Billy Budd


To form simply one opinion or show merely one aspect of this story is naive, rude, and closed minded. How may one stick to one deli mea, moral questioning, or out-look on a book that jumps from such cases like frogs on lily pads? Just as Melville has done, I shall attempt to arrange my perception of Billy Budd, in a similar fashion. That is, through an unorthodox practice (that is; jumping from pt. to point), of writing an essay I shall constantly change and directions and goals of what it is I wish to state.
One may perceive the book?s structure to be loose and quite flexible; one finds that the fits and starts, and the shifting of lengths between chapters are the best way to convey the feelings/ meanings of Billy?s story. Maybe the narrator believes that Billy is true on a deeper sense; in other words, it corresponds to real experience. Don?t you, yourself find that when you are trying to make a major decision, or living through some crucial event your mind keeps shifting from one thing to another, sometimes quickly and dramatically, sometimes inventing hypothetical situations to use as comparisons or differences? This is similar to the case as seen in Billy Budd. The Book doesn?t work in a strict and orderly fashion but starts out to describe at length different characters, then moves to fast actions, slows down again to a very argued trail, then draws rapidly to a close with Billy?s hanging. Even after that event, (the hanging), the book lingers on with a comment of it and ties up all loose ends (Captain Vere dieing etc?). Though this story lacks orthodox format, it coheres in a profound and moving way.
The style and point of view of Billy Budd can be dealt with together b/c of the strong narrative voice determines both. The narrator of the story is clearly a highly educated person with a great knowledge of mythology. Though the voice of the narrative is consistent in this novel, the point of view is constantly changing. Sometimes we are put inside the heads of the characters (he tells us Claggart?s secret thoughts about Billy, and makes us feel the anguish Captain Vere is experiencing in making his hard decision. Then again there are other times were he removes both of us (narrator, and reader), from a scene, (Best example being, when Vere goes to tell Billy that he must hang- and avoids making judgments). The shifting perspective and not including judgments forces one to make their own feelings and values to the events in the book. It?s these shifts that make the book ever more true, real, and complex in the different situations.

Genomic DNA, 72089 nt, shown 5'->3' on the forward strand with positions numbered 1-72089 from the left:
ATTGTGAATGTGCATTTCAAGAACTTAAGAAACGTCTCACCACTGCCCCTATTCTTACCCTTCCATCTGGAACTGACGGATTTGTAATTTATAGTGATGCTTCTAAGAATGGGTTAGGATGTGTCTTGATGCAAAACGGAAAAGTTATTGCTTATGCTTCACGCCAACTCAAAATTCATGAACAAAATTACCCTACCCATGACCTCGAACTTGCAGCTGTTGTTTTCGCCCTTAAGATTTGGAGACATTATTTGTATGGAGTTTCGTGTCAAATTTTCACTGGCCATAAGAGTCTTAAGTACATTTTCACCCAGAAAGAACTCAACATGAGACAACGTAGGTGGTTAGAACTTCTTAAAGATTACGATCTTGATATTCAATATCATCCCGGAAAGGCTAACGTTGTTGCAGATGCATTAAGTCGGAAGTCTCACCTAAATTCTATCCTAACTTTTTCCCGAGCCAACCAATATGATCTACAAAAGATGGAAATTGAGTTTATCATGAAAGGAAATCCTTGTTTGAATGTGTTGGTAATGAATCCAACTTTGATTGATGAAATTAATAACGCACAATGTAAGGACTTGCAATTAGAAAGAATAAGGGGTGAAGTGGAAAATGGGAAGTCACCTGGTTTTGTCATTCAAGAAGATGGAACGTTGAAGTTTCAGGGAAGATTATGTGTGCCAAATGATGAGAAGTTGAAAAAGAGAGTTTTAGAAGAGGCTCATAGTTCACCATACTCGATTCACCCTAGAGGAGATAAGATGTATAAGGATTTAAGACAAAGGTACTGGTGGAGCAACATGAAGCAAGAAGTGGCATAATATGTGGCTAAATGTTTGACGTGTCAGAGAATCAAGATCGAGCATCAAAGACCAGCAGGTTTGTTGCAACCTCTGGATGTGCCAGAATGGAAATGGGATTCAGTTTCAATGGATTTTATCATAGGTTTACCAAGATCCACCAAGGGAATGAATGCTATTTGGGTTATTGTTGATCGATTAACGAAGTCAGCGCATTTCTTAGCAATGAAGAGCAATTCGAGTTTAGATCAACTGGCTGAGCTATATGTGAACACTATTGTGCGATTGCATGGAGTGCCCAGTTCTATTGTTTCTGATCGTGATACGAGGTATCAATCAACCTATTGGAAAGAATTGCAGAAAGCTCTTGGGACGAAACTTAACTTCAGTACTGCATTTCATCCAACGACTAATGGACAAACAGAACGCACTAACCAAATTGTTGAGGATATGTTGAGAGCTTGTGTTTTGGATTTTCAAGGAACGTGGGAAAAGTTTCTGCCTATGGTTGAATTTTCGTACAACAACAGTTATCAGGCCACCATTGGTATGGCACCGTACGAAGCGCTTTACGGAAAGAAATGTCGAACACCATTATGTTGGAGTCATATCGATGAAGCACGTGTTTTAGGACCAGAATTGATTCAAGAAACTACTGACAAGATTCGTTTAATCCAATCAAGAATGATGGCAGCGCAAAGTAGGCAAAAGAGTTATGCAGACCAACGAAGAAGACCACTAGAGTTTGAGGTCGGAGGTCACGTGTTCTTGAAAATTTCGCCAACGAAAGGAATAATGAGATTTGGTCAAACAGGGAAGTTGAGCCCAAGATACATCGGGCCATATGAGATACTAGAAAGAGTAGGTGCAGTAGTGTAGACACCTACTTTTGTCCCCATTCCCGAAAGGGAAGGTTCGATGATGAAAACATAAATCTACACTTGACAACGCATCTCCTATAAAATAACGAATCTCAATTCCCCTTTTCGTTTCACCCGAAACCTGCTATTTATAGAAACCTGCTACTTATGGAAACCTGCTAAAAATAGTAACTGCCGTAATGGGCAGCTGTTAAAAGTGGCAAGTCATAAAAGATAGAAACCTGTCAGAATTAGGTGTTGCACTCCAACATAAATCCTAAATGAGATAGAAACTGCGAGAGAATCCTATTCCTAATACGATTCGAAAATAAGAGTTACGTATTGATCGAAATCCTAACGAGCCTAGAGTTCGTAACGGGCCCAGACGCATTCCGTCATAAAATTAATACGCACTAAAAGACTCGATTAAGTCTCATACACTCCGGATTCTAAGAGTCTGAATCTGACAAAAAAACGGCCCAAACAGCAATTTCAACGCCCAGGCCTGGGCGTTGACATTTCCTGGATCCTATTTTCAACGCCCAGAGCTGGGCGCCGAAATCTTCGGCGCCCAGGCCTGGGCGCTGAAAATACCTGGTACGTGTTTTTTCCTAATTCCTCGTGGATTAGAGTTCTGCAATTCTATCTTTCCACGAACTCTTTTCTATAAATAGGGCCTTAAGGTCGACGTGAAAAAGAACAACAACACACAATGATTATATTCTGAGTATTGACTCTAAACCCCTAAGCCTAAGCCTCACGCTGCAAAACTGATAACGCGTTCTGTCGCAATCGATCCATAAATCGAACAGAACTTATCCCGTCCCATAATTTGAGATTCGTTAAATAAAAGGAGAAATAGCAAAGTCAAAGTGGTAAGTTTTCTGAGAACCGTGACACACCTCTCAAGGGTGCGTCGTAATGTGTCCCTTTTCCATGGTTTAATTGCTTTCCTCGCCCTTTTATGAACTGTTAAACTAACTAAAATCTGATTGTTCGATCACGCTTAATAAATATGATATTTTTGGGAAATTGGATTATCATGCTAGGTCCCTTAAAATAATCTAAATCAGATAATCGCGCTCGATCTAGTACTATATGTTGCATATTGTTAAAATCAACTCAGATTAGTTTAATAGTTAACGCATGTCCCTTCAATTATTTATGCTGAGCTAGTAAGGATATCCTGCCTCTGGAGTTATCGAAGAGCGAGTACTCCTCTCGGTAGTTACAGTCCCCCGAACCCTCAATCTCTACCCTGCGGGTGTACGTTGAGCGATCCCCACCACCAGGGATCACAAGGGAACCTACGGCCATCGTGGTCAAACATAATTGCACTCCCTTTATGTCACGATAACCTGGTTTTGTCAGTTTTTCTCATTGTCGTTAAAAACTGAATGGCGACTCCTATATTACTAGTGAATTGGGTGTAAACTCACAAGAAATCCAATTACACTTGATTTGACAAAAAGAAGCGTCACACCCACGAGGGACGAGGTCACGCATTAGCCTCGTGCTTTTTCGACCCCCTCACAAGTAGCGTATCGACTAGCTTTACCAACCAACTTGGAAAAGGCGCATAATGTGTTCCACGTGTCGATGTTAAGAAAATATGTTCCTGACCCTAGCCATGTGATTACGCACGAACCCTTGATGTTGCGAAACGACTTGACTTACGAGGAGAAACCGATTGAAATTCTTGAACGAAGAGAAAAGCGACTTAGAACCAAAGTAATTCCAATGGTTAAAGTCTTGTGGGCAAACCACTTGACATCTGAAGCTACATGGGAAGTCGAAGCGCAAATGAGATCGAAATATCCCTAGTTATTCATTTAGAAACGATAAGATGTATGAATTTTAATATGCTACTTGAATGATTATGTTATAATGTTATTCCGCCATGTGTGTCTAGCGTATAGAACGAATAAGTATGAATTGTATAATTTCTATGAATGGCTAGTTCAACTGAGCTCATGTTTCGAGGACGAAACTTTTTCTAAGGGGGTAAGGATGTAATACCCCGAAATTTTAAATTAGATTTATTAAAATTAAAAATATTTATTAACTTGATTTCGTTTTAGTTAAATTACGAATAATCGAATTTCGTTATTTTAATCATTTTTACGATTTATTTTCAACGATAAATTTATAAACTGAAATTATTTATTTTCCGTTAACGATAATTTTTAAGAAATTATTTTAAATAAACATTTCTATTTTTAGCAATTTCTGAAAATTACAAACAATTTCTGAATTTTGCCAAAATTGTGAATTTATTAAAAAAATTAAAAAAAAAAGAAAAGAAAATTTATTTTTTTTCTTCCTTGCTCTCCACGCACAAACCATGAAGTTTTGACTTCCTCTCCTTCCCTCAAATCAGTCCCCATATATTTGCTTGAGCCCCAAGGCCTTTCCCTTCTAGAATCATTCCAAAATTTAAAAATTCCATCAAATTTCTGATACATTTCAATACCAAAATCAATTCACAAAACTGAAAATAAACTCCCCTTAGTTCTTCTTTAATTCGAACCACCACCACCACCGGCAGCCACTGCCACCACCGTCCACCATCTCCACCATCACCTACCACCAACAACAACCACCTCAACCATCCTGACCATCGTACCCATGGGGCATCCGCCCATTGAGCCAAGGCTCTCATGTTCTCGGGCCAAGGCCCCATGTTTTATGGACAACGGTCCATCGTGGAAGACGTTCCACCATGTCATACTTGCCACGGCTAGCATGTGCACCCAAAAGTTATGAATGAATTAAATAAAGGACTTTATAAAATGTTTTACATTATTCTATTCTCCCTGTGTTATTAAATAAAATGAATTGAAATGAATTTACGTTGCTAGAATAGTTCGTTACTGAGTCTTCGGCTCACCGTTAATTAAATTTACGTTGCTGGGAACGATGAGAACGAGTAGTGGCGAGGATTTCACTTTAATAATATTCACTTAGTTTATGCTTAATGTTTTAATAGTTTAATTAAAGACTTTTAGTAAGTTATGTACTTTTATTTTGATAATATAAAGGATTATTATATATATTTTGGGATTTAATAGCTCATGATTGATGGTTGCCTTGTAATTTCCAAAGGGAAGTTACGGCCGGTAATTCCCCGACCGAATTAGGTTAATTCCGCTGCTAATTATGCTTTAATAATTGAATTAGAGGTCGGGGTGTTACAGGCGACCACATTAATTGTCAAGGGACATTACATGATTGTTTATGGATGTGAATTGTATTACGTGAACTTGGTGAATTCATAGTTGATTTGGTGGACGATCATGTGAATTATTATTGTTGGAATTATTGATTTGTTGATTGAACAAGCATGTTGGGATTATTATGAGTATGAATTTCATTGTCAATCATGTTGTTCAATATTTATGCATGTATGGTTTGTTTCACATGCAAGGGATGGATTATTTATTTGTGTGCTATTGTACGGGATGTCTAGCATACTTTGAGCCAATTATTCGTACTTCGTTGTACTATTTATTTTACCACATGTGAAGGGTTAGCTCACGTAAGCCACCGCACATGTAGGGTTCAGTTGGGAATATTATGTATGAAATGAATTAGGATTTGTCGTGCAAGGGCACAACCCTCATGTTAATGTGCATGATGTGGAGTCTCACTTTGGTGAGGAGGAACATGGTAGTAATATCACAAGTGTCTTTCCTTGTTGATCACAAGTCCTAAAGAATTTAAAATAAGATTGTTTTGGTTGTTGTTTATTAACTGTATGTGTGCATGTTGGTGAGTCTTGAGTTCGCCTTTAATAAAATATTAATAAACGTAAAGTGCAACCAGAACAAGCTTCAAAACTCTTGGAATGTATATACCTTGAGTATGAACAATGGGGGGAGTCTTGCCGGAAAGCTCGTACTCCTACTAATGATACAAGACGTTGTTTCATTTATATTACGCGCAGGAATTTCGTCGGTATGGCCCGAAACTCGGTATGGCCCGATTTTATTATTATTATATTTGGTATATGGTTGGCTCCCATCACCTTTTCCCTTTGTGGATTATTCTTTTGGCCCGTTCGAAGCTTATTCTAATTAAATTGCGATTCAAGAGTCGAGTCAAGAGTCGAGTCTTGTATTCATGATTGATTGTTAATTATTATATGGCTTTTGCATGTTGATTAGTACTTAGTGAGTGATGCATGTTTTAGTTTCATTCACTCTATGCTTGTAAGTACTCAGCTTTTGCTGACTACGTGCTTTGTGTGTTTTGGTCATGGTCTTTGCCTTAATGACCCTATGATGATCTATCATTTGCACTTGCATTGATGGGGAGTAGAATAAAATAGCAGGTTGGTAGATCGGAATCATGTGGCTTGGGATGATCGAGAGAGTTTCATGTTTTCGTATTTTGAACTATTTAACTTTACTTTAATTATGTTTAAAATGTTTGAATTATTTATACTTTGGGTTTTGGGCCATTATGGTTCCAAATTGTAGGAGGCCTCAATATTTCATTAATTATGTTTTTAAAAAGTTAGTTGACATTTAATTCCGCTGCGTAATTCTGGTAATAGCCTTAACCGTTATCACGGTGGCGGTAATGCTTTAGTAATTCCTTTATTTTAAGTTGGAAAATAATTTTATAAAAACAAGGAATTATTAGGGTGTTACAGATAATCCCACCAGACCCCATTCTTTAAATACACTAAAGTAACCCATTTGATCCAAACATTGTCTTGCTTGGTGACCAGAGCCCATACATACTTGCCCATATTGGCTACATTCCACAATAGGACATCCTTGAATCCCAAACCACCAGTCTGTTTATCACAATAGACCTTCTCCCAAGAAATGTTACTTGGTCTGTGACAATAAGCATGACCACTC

The narrator constantly makes allusions to the Bible and to Greek mythology, and this has the effect of elevating Billy?s story into a "symbolic drama." The narrator also has the habit of straying, and he confesses that this weakness is a "literary sin." One might find these acts to be distracting, but in fact when you stop to think why the narrator included them it sheds a certain light. Not only does the narrator keep changing his point of view, but he keeps changing his pace as well. Background on history (the war), a long analysis of characters, which are followed by intense dramatic action (i.e.; Billy being approached in joining a mutiny, and later killing Claggart). Through such an approach the narrator evokes the atmosphere of the story.
Many different themes arise in this tale. Firstly, one most note that Billy was given 3 main ?nicknames;? Baby Budd, he was seen as a form of Christ, and as Adam from the Garden of Paradise. When seeing all three in the same sentence it brings one to compare and contrast. What do all three essentially have? Innocence. Furthermore, such a quality isn?t lost through yourself but through the actions of others. A Baby doesn?t grow up until his eyes are opened and he is stripped of his purity. Christ was all "good" until he was hanged a crucifix by those who opposed his beliefs- again another stripped of his goodness. Last but not least, the comparison of Billy to Adam. Adam was a man, G-d? first creation, and therefore is seen as one of the highest levels of hollies. He did not know evil, for